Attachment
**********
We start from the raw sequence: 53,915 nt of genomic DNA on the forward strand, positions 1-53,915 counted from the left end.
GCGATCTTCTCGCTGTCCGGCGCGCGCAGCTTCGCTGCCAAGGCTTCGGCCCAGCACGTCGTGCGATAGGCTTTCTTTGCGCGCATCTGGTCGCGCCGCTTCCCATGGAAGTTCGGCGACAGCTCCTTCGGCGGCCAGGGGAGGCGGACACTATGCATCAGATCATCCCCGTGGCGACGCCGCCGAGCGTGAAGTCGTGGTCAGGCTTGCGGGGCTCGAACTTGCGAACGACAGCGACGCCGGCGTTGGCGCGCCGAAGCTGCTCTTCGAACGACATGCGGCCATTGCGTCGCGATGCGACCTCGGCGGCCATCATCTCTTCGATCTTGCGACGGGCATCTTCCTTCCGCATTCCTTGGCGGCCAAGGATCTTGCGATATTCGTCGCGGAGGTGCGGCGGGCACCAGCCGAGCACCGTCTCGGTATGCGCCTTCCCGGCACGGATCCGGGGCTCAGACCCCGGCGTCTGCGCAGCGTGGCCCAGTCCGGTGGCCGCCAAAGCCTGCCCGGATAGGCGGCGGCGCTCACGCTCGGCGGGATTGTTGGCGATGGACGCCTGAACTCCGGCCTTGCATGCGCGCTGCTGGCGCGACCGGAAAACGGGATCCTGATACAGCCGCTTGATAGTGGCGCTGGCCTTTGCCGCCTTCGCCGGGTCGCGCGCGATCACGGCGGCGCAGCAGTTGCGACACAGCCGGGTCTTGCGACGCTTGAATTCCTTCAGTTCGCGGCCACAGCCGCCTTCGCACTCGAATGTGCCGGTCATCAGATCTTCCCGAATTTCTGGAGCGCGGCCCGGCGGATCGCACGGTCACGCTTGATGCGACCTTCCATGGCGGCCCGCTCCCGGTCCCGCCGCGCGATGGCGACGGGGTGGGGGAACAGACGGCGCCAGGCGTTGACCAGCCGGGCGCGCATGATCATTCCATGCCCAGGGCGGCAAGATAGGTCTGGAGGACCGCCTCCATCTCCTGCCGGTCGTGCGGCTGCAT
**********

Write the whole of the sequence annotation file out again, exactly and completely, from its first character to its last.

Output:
We start from the raw sequence: 53,915 nt of genomic DNA on the forward strand, positions 1-53,915 counted from the left end.
GCGATCTTCTCGCTGTCCGGCGCGCGCAGCTTCGCTGCCAAGGCTTCGGCCCAGCACGTCGTGCGATAGGCTTTCTTTGCGCGCATCTGGTCGCGCCGCTTCCCATGGAAGTTCGGCGACAGCTCCTTCGGCGGCCAGGGGAGGCGGACACTATGCATCAGATCATCCCCGTGGCGACGCCGCCGAGCGTGAAGTCGTGGTCAGGCTTGCGGGGCTCGAACTTGCGAACGACAGCGACGCCGGCGTTGGCGCGCCGAAGCTGCTCTTCGAACGACATGCGGCCATTGCGTCGCGATGCGACCTCGGCGGCCATCATCTCTTCGATCTTGCGACGGGCATCTTCCTTCCGCATTCCTTGGCGGCCAAGGATCTTGCGATATTCGTCGCGGAGGTGCGGCGGGCACCAGCCGAGCACCGTCTCGGTATGCGCCTTCCCGGCACGGATCCGGGGCTCAGACCCCGGCGTCTGCGCAGCGTGGCCCAGTCCGGTGGCCGCCAAAGCCTGCCCGGATAGGCGGCGGCGCTCACGCTCGGCGGGATTGTTGGCGATGGACGCCTGAACTCCGGCCTTGCATGCGCGCTGCTGGCGCGACCGGAAAACGGGATCCTGATACAGCCGCTTGATAGTGGCGCTGGCCTTTGCCGCCTTCGCCGGGTCGCGCGCGATCACGGCGGCGCAGCAGTTGCGACACAGCCGGGTCTTGCGACGCTTGAATTCCTTCAGTTCGCGGCCACAGCCGCCTTCGCACTCGAATGTGCCGGTCATCAGATCTTCCCGAATTTCTGGAGCGCGGCCCGGCGGATCGCACGGTCACGCTTGATGCGACCTTCCATGGCGGCCCGCTCCCGGTCCCGCCGCGCGATGGCGACGGGGTGGGGGAACAGACGGCGCCAGGCGTTGACCAGCCGGGCGCGCATGATCATTCCATGCCCAGGGCGGCAAGATAGGTCTGGAGGACCGCCTCCATCTCCTGCCGGTCGTGCGGCTGCAT